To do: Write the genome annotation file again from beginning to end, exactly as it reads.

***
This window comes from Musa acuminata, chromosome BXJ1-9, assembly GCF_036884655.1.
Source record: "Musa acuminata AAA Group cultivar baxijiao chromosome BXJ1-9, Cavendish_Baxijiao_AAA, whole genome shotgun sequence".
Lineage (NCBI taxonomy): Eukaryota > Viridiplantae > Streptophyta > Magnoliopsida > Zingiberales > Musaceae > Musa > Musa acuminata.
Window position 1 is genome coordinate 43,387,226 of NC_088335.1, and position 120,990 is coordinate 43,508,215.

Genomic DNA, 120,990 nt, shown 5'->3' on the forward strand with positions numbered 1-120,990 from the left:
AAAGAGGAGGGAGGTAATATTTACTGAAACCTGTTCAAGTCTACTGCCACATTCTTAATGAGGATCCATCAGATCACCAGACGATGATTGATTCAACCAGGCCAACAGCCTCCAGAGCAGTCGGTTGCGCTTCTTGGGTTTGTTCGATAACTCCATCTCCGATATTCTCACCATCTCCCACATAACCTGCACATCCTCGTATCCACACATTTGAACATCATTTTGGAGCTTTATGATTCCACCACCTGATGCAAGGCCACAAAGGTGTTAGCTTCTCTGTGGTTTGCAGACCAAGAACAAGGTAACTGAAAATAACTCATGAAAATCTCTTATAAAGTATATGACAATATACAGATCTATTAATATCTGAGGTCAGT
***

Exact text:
This window comes from Musa acuminata, chromosome BXJ1-9, assembly GCF_036884655.1.
Source record: "Musa acuminata AAA Group cultivar baxijiao chromosome BXJ1-9, Cavendish_Baxijiao_AAA, whole genome shotgun sequence".
Lineage (NCBI taxonomy): Eukaryota > Viridiplantae > Streptophyta > Magnoliopsida > Zingiberales > Musaceae > Musa > Musa acuminata.
Window position 1 is genome coordinate 43,387,226 of NC_088335.1, and position 120,990 is coordinate 43,508,215.

Genomic DNA, 120,990 nt, shown 5'->3' on the forward strand with positions numbered 1-120,990 from the left:
AAAGAGGAGGGAGGTAATATTTACTGAAACCTGTTCAAGTCTACTGCCACATTCTTAATGAGGATCCATCAGATCACCAGACGATGATTGATTCAACCAGGCCAACAGCCTCCAGAGCAGTCGGTTGCGCTTCTTGGGTTTGTTCGATAACTCCATCTCCGATATTCTCACCATCTCCCACATAACCTGCACATCCTCGTATCCACACATTTGAACATCATTTTGGAGCTTTATGATTCCACCACCTGATGCAAGGCCACAAAGGTGTTAGCTTCTCTGTGGTTTGCAGACCAAGAACAAGGTAACTGAAAATAACTCATGAAAATCTCTTATAAAGTATATGACAATATACAGATCTATTAATATCTGAGGTCAGT